So, these bus drivers have it SO hard, with 97% of them making over $22 an hour and getting over a month of paid vacation. I'd love to see them try working for a call center here in the valley, where they like to only offer about $9 usually for walking excessively rude customers through crap they are too stupid to understand, where even if you HAVE vacation time you have to fight tooth and nail to even use a day of it, and where you can be fired for a convicted felon stealing your car on a work day, causing you to miss a day of work. These drivers need to appreciate what they have... And be held liable for ANY lost jobs as a result of their selfishness.

Bnbk
Bnbk

Hey Monica,I just heard from a cousin down at the picket lines at 22nd ave & Lower Buckeye that Veolia,Union Reps & the Mayor are set to sit down & talk at 1:00 Pm today. Does PNT have plans to cover this?

T H
T H

""""""""""""""""""""""
Veolia released a statement on Friday, in part highlighting that Phoenix bus operators are the "highest paid bus operators in the southwestern United States.
"The statement cites that about 97 percent of drivers earn the current top wage rate of $22.52 per hour, before overtime.
But its doesn't explain that those top wages only come after an employee has been there for a decade or longer. And there certainly wasn't any mention of the bonuses that Veolia executives were handed.
"""""""""""""""""""

It doesn't matter how long it takes to get there ... 97% ... are getting paid $22.52/hr.  Hello!?!?!?  Explain that to the ridership ... and the tax payers, that keep supporting those wages to these sniveling drivers.

What does it matter what the executives get paid?  That has nothing to do with the contract.

Time to go Ronald Reagan ... fire them all!  If the country can live through replacing the Air Traffic Controllers in 1981 ... I think the citizens of Phoenix can go through replacing 600+ bus drivers.  Please.  If you don't like it ... GET ANOTHER JOB!  There are thousands of unemployed that would love to be making $22.52/hr ... or even half of that.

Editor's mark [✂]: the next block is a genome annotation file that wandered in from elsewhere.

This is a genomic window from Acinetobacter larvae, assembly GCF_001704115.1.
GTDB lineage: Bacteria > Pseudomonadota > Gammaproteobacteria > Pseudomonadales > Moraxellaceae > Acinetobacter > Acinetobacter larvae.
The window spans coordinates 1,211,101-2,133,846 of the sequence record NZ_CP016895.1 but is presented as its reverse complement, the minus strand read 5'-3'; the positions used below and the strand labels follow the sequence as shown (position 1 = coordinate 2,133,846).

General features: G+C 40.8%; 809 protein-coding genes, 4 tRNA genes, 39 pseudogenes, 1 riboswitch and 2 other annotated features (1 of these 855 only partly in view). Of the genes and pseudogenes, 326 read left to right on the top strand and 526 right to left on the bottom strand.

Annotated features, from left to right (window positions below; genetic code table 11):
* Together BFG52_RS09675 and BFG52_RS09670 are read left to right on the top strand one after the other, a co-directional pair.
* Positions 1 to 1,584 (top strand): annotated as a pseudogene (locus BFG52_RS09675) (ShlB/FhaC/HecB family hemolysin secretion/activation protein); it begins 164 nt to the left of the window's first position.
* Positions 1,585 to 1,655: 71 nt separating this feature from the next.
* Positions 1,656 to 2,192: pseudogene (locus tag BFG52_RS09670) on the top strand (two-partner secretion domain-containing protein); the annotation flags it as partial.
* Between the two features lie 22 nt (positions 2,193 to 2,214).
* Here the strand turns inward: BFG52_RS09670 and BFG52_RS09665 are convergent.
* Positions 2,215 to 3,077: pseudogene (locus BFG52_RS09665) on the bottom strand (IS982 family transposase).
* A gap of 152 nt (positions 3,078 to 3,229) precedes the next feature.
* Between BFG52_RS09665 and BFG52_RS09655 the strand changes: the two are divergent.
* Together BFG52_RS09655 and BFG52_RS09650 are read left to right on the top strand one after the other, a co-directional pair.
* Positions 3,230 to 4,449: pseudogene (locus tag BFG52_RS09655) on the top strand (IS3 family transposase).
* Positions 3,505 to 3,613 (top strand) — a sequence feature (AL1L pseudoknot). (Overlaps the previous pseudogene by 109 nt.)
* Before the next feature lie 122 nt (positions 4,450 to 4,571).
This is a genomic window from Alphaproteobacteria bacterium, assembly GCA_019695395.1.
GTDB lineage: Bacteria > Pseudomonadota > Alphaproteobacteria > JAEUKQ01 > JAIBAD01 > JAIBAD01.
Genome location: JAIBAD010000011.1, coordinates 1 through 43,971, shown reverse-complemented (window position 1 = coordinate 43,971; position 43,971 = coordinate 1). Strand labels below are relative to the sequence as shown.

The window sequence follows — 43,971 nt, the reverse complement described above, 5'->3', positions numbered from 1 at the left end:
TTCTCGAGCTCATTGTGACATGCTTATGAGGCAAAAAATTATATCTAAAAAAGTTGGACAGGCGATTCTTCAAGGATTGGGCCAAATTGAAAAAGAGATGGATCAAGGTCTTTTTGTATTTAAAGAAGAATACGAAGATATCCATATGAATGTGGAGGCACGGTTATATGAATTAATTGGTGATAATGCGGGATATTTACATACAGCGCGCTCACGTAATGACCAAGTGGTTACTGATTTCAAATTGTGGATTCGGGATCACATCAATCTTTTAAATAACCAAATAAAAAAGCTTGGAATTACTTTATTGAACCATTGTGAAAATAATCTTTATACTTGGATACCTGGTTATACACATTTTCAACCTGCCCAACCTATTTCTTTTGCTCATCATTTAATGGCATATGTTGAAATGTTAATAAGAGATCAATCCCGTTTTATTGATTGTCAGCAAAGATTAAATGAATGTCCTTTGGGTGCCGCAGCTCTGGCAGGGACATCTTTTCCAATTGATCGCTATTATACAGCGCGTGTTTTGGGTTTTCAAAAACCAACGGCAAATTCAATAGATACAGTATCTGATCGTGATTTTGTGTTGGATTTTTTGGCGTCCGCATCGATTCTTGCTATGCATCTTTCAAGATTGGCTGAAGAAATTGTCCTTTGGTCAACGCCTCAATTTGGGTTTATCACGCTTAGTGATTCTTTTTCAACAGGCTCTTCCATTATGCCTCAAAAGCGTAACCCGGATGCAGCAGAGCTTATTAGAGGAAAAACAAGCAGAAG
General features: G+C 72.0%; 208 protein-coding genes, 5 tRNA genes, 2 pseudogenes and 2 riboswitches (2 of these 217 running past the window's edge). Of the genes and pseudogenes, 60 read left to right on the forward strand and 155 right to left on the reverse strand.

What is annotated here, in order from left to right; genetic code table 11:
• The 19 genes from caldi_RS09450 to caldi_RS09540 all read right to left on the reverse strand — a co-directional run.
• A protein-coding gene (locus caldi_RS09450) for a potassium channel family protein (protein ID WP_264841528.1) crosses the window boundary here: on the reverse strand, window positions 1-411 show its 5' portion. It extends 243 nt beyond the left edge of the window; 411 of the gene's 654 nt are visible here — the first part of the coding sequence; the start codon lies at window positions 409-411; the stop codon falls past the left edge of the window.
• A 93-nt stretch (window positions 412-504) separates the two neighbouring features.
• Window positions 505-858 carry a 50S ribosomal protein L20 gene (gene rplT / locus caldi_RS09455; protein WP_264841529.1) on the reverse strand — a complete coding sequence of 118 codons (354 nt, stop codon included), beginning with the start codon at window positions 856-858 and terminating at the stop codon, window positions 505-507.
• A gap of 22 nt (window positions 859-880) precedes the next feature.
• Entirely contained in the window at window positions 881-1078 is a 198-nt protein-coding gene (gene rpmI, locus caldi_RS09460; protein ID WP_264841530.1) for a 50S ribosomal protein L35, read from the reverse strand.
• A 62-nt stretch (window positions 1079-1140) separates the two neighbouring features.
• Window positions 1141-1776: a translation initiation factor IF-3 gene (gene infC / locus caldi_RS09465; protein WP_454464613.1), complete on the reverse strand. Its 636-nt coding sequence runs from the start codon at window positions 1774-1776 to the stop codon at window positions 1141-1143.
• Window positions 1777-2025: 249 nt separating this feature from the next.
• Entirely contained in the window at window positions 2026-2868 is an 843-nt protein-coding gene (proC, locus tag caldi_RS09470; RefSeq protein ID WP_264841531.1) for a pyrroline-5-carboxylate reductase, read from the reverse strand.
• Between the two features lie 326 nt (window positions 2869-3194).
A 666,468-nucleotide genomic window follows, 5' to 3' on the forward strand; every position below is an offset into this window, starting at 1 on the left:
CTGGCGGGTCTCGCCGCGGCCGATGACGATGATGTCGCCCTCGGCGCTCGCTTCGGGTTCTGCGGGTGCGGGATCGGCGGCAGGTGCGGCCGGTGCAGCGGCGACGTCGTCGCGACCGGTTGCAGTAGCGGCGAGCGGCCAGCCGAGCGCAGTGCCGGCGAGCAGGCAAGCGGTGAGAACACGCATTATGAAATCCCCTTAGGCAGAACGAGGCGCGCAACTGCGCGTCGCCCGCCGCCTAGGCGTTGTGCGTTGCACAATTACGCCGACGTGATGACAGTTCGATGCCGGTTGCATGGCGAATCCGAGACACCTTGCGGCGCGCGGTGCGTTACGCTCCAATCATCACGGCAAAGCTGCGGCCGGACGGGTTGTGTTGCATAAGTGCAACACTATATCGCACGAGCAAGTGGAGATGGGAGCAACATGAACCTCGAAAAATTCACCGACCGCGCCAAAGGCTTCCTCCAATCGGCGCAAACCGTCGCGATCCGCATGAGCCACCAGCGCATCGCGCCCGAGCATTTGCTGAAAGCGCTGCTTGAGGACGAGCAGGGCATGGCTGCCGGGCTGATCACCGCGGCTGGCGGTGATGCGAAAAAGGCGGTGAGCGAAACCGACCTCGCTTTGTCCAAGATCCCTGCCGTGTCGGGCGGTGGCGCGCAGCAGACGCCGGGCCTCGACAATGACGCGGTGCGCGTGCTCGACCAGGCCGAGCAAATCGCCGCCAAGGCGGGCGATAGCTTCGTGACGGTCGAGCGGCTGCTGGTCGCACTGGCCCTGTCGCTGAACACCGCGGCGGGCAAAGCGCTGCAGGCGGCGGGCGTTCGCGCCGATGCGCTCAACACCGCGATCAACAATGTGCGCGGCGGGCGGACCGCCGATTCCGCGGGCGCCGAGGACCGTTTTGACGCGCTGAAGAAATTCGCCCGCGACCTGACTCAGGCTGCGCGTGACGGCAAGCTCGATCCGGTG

So far I haven't seen a "Top 10 List" of what the drivers want.  They just keep sniveling about Veolia isn't negotiating fairly.  Really?  WHAT DO YOU WANT???

I think you either don't know what you want (making it very hard to negotiate) or you want more than you're willing to admit (because you know you can't defend it.)

I'm willing to be on the Bus Drivers side ... but give me something ... give me a list of specific legitimate demands.

Bnbk
Bnbk

You are obviously a shill for that NON-AMERICAN company Veolia. "There are thousands of unemployed that would like to be making 22.52/hr...or even half of that.  Well less than half of that is what Veolia offers it's new drivers...........These union workers know exactly what they want & deserve....The ones who can't defend their position is Veolia,but nice try anyway.......Here is a link that lays out this dispute very nicely.These are the facts in this dispute,which of course Veolia would rather the public not be made aware of,enjoy & thanks for playing.......hppt://www.examiner.com/maricopa-coun...

Bnbk
Bnbk

If link doesn't work,you can just google -examiner phoenix bus drivers on strike. This should bring up article with all the facts pertaining to this strike.

guest
guest

What unfair labor practices? I hear time and time again that Veolia Transportation engaged in unfair labor practices, yet no one can seem to come out and list them. Just a vague reference...

From everyone and everything I've heard, this bus strike is in bad taste and bad timing. The majority of the public is NOT behind this. Ever heard the saying, a million people can't be wrong?

Bnbk
Bnbk

The NLRB has all the facts in this case. Are you calling the NLRB liars ?

Matt Woods
Matt Woods

Thank you for sharing the truth about Veolias dirty dealings with the bus operators. This strike was caused by foreign corporate greed... not by working class bus operators! 

Lovemy2girls
Lovemy2girls

thank you bfor posting the truth and letting the public know what the bus drivers are up against.

B Swanson
B Swanson

I am a retired bus driver, this is the first time I have heard the truth come out. Your report is very accurate. Veolia has lied and cheated their way through this past two years. First Transit who operates most of the remaining routes gave their employees a fair contract and the union members didn't have any problem agreeing to the contract. Veolia has been having troubles with contract all around the world.

Philip
Philip

veolia needs to be run out of the USA

Bnbk
Bnbk

Thank you PNT for the excellent coverage of this issue. The Arizone Republican barely touched on the facts behind this strike. Great job !

Alice in Wonderland
Alice in Wonderland

Thank you, Phil Gordon.

Something needs to be done. The more I learn the more I get pissed.